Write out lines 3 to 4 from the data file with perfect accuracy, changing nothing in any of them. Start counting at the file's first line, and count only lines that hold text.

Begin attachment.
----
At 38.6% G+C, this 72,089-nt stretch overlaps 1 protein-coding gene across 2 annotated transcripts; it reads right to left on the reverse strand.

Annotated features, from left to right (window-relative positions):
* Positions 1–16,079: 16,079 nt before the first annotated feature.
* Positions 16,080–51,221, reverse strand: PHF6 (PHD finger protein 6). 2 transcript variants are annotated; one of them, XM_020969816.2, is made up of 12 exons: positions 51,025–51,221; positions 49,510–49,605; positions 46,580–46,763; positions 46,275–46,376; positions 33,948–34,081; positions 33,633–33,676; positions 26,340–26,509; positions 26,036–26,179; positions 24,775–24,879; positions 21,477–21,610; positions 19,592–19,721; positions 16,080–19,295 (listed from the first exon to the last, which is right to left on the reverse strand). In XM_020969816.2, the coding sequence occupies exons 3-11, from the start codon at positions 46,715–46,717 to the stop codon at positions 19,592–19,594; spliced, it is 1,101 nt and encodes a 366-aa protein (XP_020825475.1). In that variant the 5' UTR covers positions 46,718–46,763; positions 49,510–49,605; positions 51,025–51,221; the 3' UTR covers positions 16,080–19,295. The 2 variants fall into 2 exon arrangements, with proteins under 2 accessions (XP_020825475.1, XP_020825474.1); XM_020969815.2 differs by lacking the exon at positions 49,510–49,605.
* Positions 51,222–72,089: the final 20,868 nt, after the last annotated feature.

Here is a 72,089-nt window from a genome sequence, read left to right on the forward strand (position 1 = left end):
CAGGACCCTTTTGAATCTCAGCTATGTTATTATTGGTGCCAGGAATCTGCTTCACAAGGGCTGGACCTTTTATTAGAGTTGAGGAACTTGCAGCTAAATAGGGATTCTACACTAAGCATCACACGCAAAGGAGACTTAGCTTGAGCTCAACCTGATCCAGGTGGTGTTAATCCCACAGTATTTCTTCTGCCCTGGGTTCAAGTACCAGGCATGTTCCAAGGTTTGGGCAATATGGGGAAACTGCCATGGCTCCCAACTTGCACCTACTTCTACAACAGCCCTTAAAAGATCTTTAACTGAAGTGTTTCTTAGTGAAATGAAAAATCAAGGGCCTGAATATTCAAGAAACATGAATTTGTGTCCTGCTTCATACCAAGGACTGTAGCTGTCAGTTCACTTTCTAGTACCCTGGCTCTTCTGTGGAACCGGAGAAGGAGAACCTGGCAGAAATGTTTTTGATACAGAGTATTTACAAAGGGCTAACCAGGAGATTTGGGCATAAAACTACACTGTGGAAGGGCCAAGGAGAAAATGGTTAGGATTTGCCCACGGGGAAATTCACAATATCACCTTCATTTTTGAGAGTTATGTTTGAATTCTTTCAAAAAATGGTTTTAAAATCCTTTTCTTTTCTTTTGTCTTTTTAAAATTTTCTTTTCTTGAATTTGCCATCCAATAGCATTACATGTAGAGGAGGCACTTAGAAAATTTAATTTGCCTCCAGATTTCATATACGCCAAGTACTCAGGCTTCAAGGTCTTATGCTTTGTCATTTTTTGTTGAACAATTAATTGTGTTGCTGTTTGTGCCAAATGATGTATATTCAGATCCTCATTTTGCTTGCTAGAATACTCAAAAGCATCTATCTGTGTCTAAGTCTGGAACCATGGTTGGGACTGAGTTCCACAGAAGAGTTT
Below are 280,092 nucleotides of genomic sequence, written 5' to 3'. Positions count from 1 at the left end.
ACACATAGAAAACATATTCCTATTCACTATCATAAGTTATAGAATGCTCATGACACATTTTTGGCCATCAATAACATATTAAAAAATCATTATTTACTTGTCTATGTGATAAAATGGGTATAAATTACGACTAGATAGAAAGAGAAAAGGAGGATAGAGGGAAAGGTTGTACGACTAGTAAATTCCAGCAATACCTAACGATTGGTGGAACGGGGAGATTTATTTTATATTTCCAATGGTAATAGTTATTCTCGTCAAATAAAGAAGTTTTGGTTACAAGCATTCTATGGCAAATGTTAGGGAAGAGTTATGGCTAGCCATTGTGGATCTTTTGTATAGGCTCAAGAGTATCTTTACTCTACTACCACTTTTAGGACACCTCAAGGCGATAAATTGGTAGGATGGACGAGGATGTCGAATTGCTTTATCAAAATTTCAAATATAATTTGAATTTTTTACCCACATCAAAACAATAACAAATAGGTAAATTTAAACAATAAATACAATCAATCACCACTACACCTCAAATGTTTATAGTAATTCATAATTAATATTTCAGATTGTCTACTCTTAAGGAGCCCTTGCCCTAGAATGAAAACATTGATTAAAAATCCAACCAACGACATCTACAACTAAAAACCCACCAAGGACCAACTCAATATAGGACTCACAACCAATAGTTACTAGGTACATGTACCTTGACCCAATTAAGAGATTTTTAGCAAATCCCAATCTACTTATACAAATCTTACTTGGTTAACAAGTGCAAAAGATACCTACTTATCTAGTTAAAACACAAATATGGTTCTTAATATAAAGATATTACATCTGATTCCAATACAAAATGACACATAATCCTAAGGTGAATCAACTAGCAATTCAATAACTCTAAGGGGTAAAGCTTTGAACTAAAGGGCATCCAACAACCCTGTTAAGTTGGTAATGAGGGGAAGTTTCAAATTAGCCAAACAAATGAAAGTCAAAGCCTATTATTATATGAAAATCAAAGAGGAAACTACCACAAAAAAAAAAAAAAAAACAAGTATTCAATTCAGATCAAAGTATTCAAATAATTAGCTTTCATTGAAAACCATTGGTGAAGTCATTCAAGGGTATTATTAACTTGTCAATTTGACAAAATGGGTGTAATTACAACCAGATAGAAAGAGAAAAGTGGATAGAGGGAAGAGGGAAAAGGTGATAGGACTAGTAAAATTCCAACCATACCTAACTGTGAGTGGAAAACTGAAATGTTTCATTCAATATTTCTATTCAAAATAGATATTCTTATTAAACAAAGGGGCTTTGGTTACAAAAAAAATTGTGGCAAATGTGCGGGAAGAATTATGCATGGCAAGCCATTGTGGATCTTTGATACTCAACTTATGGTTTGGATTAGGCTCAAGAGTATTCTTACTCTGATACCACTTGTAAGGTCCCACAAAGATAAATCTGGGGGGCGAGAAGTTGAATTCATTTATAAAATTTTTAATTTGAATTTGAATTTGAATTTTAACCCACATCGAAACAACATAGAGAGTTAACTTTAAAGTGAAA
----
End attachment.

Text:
* Positions 1–16,079: 16,079 nt before the first annotated feature.
* Positions 16,080–51,221, reverse strand: PHF6 (PHD finger protein 6). 2 transcript variants are annotated; one of them, XM_020969816.2, is made up of 12 exons: positions 51,025–51,221; positions 49,510–49,605; positions 46,580–46,763; positions 46,275–46,376; positions 33,948–34,081; positions 33,633–33,676; positions 26,340–26,509; positions 26,036–26,179; positions 24,775–24,879; positions 21,477–21,610; positions 19,592–19,721; positions 16,080–19,295 (listed from the first exon to the last, which is right to left on the reverse strand). In XM_020969816.2, the coding sequence occupies exons 3-11, from the start codon at positions 46,715–46,717 to the stop codon at positions 19,592–19,594; spliced, it is 1,101 nt and encodes a 366-aa protein (XP_020825475.1). In that variant the 5' UTR covers positions 46,718–46,763; positions 49,510–49,605; positions 51,025–51,221; the 3' UTR covers positions 16,080–19,295. The 2 variants fall into 2 exon arrangements, with proteins under 2 accessions (XP_020825475.1, XP_020825474.1); XM_020969815.2 differs by lacking the exon at positions 49,510–49,605.